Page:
BUENOS AIRES (Jul. 9)
The University of Sao Paulo, in Brazil, has been named to inherit some $10 million from the Nazi organization Odessa, according to a report in the Brazilian newspaper Folha de Sao Paulo.
It is believed that the inheritance consists of a treasure of some 465 lbs. of jewels, rare coins, gold and precious stones, kept for more than 40 years in a vault of the Banco do Brazil in the care of Albert Willi Louis Blume, a Nazi German who died heirless in December 1983.
Blume died reportedly in poverty, and today his tomb is unkempt. It appears that he waited faithfully for the valuables to be claimed by Odessa, but that never happened.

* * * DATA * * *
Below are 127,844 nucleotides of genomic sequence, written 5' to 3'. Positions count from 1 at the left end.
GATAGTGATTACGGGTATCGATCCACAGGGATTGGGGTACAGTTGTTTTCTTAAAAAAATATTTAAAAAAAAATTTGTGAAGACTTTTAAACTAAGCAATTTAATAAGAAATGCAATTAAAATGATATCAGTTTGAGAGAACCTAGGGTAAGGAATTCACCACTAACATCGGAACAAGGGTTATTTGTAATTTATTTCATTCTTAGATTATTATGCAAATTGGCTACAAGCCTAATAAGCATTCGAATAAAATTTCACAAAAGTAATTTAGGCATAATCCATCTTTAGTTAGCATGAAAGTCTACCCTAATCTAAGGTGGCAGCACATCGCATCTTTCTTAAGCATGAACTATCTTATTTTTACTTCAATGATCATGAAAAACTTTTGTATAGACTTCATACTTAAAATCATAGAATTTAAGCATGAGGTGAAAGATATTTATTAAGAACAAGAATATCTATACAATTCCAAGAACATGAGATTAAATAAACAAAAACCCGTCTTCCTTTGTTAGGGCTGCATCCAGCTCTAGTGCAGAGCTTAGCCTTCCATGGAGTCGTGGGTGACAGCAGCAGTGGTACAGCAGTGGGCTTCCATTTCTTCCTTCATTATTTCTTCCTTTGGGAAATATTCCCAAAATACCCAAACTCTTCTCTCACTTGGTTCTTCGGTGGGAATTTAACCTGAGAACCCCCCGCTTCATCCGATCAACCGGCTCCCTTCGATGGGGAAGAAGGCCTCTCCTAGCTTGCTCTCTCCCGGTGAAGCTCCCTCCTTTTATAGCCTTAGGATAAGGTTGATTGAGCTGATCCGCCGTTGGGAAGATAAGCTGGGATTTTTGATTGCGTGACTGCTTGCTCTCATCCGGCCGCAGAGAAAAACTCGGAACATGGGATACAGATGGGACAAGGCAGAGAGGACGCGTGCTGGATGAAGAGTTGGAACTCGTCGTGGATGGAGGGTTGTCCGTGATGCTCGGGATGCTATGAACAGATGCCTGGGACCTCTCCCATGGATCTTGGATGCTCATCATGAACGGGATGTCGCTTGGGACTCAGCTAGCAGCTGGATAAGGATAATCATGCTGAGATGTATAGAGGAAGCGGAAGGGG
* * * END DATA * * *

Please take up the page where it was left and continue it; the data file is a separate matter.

“He lived in misery and was buried as an indigent, but everything leads one to believe that he was a trusted receiver of Odessa’s goods,” said Ben Abraham, a writer and historian who investigated the Nazis who lived in Brazil.
“Odessa gave refuge to Nazis such as Blume, Josef Mengele and Franz Warner. And the valuables helped the Nazis to corrupt officials and buy false IDs,” he said.
According to Brazilian law, fortunes without heirs are meant to go to public institutions. In this case, the recipient is the University of Sao Paulo.
There has been no public mention of the fact that the valuables were stolen from Nazi victims in Europe.